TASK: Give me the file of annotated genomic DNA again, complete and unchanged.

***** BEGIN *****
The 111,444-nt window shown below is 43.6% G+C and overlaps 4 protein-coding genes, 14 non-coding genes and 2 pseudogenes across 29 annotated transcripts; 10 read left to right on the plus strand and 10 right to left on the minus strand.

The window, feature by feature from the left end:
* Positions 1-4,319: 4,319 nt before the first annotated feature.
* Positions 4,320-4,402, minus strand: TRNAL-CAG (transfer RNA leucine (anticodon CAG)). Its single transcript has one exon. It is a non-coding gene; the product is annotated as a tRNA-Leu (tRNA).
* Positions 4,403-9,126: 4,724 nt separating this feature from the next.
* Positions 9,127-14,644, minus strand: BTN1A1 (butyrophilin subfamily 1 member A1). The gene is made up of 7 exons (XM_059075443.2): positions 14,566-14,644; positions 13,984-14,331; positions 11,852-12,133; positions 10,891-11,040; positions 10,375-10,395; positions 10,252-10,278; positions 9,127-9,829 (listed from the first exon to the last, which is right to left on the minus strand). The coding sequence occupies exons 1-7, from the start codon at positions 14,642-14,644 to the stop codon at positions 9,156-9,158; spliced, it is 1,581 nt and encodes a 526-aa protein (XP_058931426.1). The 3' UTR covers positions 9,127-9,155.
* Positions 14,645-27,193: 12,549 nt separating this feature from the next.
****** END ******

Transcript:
The 111,444-nt window shown below is 43.6% G+C and overlaps 4 protein-coding genes, 14 non-coding genes and 2 pseudogenes across 29 annotated transcripts; 10 read left to right on the plus strand and 10 right to left on the minus strand.

The window, feature by feature from the left end:
* Positions 1-4,319: 4,319 nt before the first annotated feature.
* Positions 4,320-4,402, minus strand: TRNAL-CAG (transfer RNA leucine (anticodon CAG)). Its single transcript has one exon. It is a non-coding gene; the product is annotated as a tRNA-Leu (tRNA).
* Positions 4,403-9,126: 4,724 nt separating this feature from the next.
* Positions 9,127-14,644, minus strand: BTN1A1 (butyrophilin subfamily 1 member A1). The gene is made up of 7 exons (XM_059075443.2): positions 14,566-14,644; positions 13,984-14,331; positions 11,852-12,133; positions 10,891-11,040; positions 10,375-10,395; positions 10,252-10,278; positions 9,127-9,829 (listed from the first exon to the last, which is right to left on the minus strand). The coding sequence occupies exons 1-7, from the start codon at positions 14,642-14,644 to the stop codon at positions 9,156-9,158; spliced, it is 1,581 nt and encodes a 526-aa protein (XP_058931426.1). The 3' UTR covers positions 9,127-9,155.
* Positions 14,645-27,193: 12,549 nt separating this feature from the next.